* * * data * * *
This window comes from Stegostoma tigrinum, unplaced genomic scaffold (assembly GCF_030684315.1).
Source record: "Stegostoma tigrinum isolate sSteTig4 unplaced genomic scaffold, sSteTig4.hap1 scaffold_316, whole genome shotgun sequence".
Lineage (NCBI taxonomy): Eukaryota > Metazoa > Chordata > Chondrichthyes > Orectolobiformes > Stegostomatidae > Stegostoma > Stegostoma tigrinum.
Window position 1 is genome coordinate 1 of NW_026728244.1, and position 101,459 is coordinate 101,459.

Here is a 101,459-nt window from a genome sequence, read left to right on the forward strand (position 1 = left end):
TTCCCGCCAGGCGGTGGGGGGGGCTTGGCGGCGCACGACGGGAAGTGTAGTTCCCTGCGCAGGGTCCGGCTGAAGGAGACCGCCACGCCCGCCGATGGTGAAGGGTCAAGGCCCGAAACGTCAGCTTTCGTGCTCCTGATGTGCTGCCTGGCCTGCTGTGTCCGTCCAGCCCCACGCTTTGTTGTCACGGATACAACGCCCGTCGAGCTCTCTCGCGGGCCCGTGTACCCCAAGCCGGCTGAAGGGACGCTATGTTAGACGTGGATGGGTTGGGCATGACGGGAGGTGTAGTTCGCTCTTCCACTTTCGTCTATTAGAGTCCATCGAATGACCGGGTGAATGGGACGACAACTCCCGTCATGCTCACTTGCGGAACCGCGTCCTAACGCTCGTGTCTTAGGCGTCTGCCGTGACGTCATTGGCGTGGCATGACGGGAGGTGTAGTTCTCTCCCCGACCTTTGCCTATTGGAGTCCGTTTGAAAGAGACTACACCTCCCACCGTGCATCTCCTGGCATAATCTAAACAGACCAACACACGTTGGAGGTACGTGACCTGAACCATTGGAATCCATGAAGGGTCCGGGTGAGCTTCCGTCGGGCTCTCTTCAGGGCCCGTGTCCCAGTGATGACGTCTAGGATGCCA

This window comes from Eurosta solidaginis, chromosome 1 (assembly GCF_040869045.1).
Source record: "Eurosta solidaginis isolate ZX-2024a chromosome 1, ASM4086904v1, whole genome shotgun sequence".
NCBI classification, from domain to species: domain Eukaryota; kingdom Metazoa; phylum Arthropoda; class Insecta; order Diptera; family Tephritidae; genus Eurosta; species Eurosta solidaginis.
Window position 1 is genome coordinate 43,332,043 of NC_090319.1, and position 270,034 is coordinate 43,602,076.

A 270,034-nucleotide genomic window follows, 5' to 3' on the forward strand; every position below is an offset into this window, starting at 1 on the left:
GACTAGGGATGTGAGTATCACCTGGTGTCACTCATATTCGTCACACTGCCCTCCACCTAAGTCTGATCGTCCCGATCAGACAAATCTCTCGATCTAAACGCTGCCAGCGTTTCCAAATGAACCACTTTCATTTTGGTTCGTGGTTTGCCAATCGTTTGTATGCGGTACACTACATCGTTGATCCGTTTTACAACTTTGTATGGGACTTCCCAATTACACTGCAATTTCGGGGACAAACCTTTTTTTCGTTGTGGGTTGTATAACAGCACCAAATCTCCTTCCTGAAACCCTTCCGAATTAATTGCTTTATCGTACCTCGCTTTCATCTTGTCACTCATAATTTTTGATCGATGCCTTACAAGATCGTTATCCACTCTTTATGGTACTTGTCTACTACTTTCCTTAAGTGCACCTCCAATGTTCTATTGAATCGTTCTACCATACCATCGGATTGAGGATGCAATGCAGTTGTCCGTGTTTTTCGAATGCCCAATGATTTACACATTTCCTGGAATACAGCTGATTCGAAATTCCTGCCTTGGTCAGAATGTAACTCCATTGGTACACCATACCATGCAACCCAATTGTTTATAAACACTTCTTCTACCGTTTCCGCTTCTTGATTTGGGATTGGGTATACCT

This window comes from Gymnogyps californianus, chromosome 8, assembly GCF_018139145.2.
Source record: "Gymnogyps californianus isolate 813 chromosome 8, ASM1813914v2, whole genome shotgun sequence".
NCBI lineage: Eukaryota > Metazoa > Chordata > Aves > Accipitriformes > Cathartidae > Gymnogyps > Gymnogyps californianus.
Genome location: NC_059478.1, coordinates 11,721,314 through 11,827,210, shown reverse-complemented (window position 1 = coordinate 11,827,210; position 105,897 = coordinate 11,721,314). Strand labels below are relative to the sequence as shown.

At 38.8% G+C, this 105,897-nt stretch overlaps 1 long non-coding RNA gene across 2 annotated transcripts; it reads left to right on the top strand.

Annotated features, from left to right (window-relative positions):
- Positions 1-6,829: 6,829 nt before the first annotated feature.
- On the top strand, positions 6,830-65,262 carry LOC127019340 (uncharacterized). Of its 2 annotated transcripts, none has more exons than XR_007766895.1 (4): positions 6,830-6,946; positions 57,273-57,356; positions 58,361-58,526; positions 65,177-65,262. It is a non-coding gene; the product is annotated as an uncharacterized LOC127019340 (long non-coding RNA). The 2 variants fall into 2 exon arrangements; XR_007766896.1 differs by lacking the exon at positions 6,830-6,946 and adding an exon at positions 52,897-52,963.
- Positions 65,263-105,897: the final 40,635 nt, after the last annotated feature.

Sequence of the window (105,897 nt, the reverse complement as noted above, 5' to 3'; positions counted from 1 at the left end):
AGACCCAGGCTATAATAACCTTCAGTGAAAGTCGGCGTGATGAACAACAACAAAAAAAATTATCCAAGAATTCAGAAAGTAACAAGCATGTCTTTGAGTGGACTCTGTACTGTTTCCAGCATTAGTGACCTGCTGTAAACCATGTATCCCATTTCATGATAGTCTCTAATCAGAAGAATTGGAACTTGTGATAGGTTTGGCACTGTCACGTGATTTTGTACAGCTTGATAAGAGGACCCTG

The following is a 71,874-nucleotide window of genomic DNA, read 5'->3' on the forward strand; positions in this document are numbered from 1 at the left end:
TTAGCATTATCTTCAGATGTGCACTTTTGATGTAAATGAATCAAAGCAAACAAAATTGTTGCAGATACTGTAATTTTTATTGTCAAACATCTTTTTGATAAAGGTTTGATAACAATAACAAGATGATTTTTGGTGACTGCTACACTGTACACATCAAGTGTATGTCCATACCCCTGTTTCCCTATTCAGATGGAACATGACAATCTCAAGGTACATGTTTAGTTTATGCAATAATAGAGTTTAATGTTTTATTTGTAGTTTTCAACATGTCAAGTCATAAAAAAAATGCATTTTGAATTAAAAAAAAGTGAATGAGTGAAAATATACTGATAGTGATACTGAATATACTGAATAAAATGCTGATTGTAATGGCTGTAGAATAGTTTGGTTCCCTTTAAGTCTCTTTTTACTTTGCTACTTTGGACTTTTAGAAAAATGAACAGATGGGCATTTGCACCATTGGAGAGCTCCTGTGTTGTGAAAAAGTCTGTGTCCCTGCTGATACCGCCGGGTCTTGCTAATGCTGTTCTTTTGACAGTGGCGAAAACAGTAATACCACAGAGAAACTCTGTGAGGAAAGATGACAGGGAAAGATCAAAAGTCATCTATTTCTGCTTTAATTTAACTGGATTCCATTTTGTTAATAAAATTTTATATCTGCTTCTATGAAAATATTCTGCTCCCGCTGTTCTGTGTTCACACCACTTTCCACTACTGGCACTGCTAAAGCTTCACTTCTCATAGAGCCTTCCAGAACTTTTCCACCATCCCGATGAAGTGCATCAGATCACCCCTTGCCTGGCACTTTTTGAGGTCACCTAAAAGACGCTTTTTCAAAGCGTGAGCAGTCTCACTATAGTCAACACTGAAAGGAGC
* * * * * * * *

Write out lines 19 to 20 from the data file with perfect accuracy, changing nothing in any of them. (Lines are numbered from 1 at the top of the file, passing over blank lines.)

- Positions 1-6,829: 6,829 nt before the first annotated feature.
- On the top strand, positions 6,830-65,262 carry LOC127019340 (uncharacterized). Of its 2 annotated transcripts, none has more exons than XR_007766895.1 (4): positions 6,830-6,946; positions 57,273-57,356; positions 58,361-58,526; positions 65,177-65,262. It is a non-coding gene; the product is annotated as an uncharacterized LOC127019340 (long non-coding RNA). The 2 variants fall into 2 exon arrangements; XR_007766896.1 differs by lacking the exon at positions 6,830-6,946 and adding an exon at positions 52,897-52,963.